Thursday, November 13, 2008

Ambrosia Fruit Salad

Ambrosia has moved on to more of a fruit salad these days, here made with apples, bananas, mandarin oranges, mini marshmallows, pecans, coconut and maraschino cherries, but it started out very simply once containing oranges and coconut.

Ambrosia Fruit Salad

Ah, ambrosia... a southern favorite for sure. Classic, old-fashioned ambrosia had only two ingredients though - oranges and coconut - served most often with a dressing of simply orange juice and sugar. It's fallen out of style these days though, because most folks aren't interested in something so plain, but that, my dear, is a true southern ambrosia.

To make it, you'll use about one large naval orange per serving desired; two if they're smaller. For 4 servings, working on a ridged cutting board to capture any juices, section 4 naval oranges. Start by cutting off both ends of the orange, then run a sharp paring knife down the curved sides of the orange rind, cutting just into the flesh and removing all of the white pith, so that only the flesh of the orange remains.

Section the orange by running the knife along the inside of the membrane of the orange for each section. Once you do the first one, you can slide the knife down the next section, then under and up the other side to remove a section and move along fairly quickly that way. Most of us learned this from our grandmothers, but this process is referred to in the culinary world as supreme.

Place a single layer of oranges in a storage or serving bowl, or individually as pictured above. Pour any accumulated juices from sectioning over the oranges. Sprinkle very lightly with granulated sugar to taste, only if oranges are more on the tart side. Layer in with grated coconut. In days past, that would have been freshly grated from a raw coconut. Later, canned or frozen, thawed coconut might have been substituted. These days, it's more likely than not, shelf stable sweetened flaked coconut.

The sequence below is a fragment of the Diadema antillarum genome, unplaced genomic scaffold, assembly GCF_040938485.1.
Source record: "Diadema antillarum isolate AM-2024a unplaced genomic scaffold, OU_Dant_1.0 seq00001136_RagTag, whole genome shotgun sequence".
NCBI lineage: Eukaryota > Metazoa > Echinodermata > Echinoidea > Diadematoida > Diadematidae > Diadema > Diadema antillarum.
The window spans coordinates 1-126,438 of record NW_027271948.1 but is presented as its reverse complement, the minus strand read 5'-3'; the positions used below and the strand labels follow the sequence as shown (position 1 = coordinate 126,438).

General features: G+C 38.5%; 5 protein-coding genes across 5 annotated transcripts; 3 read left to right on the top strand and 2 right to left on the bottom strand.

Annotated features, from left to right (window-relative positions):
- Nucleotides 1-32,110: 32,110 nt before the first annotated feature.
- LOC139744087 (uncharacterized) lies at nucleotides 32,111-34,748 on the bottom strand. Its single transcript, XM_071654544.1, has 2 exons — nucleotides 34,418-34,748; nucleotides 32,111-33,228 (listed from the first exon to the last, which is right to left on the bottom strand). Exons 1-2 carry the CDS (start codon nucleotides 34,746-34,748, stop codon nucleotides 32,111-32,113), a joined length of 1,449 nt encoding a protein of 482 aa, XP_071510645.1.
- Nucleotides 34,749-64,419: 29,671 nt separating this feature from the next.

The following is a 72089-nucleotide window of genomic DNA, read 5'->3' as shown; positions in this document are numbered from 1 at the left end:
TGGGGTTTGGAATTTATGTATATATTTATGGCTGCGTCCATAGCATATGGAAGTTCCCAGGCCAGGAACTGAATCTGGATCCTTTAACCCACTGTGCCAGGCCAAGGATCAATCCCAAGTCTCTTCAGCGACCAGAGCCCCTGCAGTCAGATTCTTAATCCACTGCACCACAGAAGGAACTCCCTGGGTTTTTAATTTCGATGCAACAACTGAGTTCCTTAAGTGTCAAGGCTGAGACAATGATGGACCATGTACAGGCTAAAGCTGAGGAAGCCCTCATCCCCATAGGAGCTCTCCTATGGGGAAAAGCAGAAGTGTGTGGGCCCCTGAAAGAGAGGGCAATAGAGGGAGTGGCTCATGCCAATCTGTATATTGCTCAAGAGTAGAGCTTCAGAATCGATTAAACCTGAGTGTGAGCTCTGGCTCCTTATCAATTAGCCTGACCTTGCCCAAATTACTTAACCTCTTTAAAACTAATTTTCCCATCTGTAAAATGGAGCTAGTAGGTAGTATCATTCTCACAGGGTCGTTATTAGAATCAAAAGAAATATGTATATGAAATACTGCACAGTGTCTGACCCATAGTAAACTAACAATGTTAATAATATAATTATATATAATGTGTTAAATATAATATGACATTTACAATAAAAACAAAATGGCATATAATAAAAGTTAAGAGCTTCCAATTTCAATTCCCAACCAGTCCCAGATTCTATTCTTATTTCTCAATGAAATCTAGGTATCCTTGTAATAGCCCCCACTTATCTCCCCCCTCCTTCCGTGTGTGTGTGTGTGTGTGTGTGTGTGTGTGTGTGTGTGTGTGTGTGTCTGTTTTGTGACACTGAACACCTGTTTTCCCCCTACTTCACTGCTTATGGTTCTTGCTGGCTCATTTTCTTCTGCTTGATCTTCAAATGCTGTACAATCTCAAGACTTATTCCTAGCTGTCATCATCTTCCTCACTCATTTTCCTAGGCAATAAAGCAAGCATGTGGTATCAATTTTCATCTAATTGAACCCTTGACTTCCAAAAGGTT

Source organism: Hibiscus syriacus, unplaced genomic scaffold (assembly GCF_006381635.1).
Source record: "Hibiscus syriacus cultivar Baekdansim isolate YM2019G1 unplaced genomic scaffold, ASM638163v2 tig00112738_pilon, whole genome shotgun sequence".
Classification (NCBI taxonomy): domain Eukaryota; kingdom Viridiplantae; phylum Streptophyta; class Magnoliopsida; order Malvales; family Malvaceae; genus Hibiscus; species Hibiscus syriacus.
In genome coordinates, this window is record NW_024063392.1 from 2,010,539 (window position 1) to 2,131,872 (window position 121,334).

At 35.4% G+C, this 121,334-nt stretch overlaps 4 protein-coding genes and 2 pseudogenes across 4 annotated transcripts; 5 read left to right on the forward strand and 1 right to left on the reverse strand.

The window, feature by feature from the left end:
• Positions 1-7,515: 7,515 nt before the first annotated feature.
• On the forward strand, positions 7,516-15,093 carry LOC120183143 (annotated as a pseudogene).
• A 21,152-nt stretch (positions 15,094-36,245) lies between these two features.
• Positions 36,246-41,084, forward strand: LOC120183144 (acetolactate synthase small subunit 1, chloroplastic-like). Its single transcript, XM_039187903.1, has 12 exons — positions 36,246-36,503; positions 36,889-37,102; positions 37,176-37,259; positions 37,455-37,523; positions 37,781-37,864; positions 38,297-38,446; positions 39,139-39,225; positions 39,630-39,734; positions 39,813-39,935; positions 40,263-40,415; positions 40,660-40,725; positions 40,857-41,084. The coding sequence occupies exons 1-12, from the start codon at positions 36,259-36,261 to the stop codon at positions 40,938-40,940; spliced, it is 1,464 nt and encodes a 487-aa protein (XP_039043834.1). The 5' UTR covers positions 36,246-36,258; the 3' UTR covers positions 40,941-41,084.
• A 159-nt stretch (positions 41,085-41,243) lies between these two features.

Repeat layers and if you're so inclined add a sprinkle of amaretto or other sweet liqueur over the oranges. Cover and refrigerate for several hours, or overnight. Serve as is for individual servings, but if making in a large bowl, toss and spoon into small dessert bowls to serve, spooning accumulated juices from the bottom over each serving. Simple. Delicious. Elegant. The real deal.

These days, I'm afraid ambrosia has moved more into the category of a fruit salad however, and I'm as guilty as the next person to adding all sorts of other goodies to the traditional version.

Most ambrosia, even that referenced in the movie The Help, has a varied mixture of fruit, ranging from oranges, to apples, pineapples, pears, even grapefruit. It's served with some kind of dressing - often sour cream, whipped cream or yogurt based.

My preference is still a juice-based dressing.

I like mine with a mixture of fruit, and that is why I call my version an Ambrosia "fruit salad." The type of fruit you use is relative to what you prefer, as are the amounts, though generally at least one thing is common to all ambrosia recipes and that is coconut. I say use what you like, what you have and what makes you happy.

If I have some seedless red grapes, I like to add a handful of those too, halved - I just didn't have any on hand at the time of making this one. What I've listed here is a 4 to 6 serving base, depending on the individual serving dishes you use. It's good for about 4 of those you see in the tall glass pictured above.

Do you still make a classic ambrosia? If not, what fruit is included in your version, and how do you dress it?

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Posted by on November 13, 2008

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